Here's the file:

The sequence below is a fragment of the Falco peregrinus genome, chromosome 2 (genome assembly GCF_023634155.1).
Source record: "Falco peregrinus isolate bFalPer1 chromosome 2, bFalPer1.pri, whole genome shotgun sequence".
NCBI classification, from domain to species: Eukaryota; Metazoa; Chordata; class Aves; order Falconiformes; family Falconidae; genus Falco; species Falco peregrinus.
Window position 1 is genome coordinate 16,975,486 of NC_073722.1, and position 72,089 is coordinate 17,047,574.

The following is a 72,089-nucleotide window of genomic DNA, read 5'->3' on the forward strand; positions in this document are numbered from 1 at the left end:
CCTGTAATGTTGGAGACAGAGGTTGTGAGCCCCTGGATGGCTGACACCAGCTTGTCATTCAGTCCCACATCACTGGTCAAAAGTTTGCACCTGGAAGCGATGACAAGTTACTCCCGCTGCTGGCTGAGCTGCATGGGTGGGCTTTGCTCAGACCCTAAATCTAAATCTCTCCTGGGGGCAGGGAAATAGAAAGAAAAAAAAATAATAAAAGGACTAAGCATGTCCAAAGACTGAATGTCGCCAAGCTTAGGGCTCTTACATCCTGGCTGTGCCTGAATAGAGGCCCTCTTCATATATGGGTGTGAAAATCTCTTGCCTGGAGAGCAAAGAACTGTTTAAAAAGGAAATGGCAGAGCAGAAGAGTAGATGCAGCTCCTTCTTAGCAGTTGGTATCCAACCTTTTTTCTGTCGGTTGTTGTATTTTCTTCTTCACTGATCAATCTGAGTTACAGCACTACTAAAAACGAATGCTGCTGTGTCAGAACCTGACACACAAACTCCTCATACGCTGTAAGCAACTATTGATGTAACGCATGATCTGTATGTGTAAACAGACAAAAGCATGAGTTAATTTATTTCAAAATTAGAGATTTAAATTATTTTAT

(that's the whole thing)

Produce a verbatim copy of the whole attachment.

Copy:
The sequence below is a fragment of the Falco peregrinus genome, chromosome 2 (genome assembly GCF_023634155.1).
Source record: "Falco peregrinus isolate bFalPer1 chromosome 2, bFalPer1.pri, whole genome shotgun sequence".
NCBI classification, from domain to species: Eukaryota; Metazoa; Chordata; class Aves; order Falconiformes; family Falconidae; genus Falco; species Falco peregrinus.
Window position 1 is genome coordinate 16,975,486 of NC_073722.1, and position 72,089 is coordinate 17,047,574.

The following is a 72,089-nucleotide window of genomic DNA, read 5'->3' on the forward strand; positions in this document are numbered from 1 at the left end:
CCTGTAATGTTGGAGACAGAGGTTGTGAGCCCCTGGATGGCTGACACCAGCTTGTCATTCAGTCCCACATCACTGGTCAAAAGTTTGCACCTGGAAGCGATGACAAGTTACTCCCGCTGCTGGCTGAGCTGCATGGGTGGGCTTTGCTCAGACCCTAAATCTAAATCTCTCCTGGGGGCAGGGAAATAGAAAGAAAAAAAAATAATAAAAGGACTAAGCATGTCCAAAGACTGAATGTCGCCAAGCTTAGGGCTCTTACATCCTGGCTGTGCCTGAATAGAGGCCCTCTTCATATATGGGTGTGAAAATCTCTTGCCTGGAGAGCAAAGAACTGTTTAAAAAGGAAATGGCAGAGCAGAAGAGTAGATGCAGCTCCTTCTTAGCAGTTGGTATCCAACCTTTTTTCTGTCGGTTGTTGTATTTTCTTCTTCACTGATCAATCTGAGTTACAGCACTACTAAAAACGAATGCTGCTGTGTCAGAACCTGACACACAAACTCCTCATACGCTGTAAGCAACTATTGATGTAACGCATGATCTGTATGTGTAAACAGACAAAAGCATGAGTTAATTTATTTCAAAATTAGAGATTTAAATTATTTTAT